Every empire I know of — Aztec, Inca, Qin, Mali, Korea, Carthage, Mongol, ANY of them — has taken surpluses from people. All of the empires I know of have given or forced something in return. And in every empire — every single one — some people from the conquered client lands have risen to great, glorious power in the conqueror’s government.
Are they traitors?
The Traitor Baru Cormorant is the first book I can recall reading that lovingly, cruelly, ruthlessly portrays the Conquered’s Choice.
The empire in The Traitor, The Masquerade, is lawful evil. It is clearly, manifestly, lawful evil. This is made absolutely unequivocal. But it is lawful. And evil does not mean stupid.
The conquered peoples in this novel — they get stuff. They get dentistry. Literacy. Economic systems that provide cushions in times of famine or drought. They get advanced medical care. More women survive childbirth. More workers survive injury and accident.
If the things the Masquerade takes in return — language, marriage, autonomy, control of family, religion, history — are not all that important to you, personally, why on earth would you not desire to see your children survive to adulthood? If the trade is your husband’s life after surgery for an infected tooth in exchange for a religion that was only moderately important to you, why would you not take it?
If the trade is your life and history and language in exchange for your child going on to become a full citizen of the empire … well, I don’t know about you. I expect I might trade my children away to the new, imperial educational system. I would want them to live, to survive, to benefit, to thrive. If it meant that they never came home, that they didn’t remember me …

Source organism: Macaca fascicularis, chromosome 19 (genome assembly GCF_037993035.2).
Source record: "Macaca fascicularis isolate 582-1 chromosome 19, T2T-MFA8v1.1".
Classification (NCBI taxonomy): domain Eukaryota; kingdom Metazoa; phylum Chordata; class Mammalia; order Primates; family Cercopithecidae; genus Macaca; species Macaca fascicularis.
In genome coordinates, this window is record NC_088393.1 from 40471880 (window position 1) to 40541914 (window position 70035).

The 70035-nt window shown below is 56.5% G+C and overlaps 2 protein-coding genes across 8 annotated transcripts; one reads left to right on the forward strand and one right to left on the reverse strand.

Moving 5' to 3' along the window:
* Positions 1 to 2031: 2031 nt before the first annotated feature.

I don’t know. I might still make that trade.
If resistance means I lose everything, and compliance means I lose some things …
Is compliance treachery? Is collaboration betrayal? Who is betrayed if one decides to live?
The thing about Seth Dickinson’s novel is that every one of these characters has their own individual response to the Conquered’s Choice. These replies are human and varied and deeply personal. This makes every. Single. Character. in this novel richly nuanced.
Do you know how RARE that is? My goodness.
All of these people, these sets of living, breathing motivations and goals, they all dance with each other in a plot that is entirely derived from human beings being human. This is an accomplishment so complicated that I fist-punched the air (actually, literally, on my living room couch) when I reached the end of the book.
Dickinson pulls it off. He makes it all work.
This book is amazing. It’s … it’s stunningly good. I was stunned. It’s now three days later, and I am still stunned. The Traitor Baru Cormorant is not only technically executed with incredible skill, it not only has detailed worldbuilding of depth and complexity, it not only has a host of intriguing and well-developed characters —
— it also explains, clearly and it raw, painful detail, why good people join evil empires.
The Conquered’s Choice.
Mr. Dickinson, I can honestly say that I look forward to everything you will write in the future. Thank you for this book. It’s amazing.